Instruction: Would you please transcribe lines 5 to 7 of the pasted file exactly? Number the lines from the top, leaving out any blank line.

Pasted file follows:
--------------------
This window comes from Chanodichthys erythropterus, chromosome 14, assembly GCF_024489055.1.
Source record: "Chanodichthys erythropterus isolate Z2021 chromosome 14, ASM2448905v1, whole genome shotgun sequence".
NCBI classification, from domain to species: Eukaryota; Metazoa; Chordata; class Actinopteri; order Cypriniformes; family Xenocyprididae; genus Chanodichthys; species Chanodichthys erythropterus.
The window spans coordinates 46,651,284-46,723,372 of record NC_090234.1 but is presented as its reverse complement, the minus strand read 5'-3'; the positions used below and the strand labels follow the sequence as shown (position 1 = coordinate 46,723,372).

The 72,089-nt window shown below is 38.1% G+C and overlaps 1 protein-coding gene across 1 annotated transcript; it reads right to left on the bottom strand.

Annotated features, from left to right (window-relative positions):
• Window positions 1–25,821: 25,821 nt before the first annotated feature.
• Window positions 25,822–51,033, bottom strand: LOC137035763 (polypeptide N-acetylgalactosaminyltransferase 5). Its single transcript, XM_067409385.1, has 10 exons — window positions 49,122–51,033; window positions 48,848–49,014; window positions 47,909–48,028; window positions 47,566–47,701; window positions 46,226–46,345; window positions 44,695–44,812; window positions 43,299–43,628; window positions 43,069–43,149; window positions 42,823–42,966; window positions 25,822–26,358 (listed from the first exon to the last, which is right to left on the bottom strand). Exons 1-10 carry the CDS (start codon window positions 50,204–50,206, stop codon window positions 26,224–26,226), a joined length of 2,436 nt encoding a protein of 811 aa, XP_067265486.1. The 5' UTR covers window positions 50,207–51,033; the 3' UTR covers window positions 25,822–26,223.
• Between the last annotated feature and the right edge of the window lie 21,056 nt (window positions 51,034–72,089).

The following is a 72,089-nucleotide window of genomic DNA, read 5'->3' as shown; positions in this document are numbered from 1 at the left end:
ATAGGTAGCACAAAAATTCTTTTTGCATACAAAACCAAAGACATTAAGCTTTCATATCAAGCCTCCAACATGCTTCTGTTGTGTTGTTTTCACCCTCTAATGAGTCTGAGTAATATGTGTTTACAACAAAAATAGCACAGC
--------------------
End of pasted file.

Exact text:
The 72,089-nt window shown below is 38.1% G+C and overlaps 1 protein-coding gene across 1 annotated transcript; it reads right to left on the bottom strand.

Annotated features, from left to right (window-relative positions):
• Window positions 1–25,821: 25,821 nt before the first annotated feature.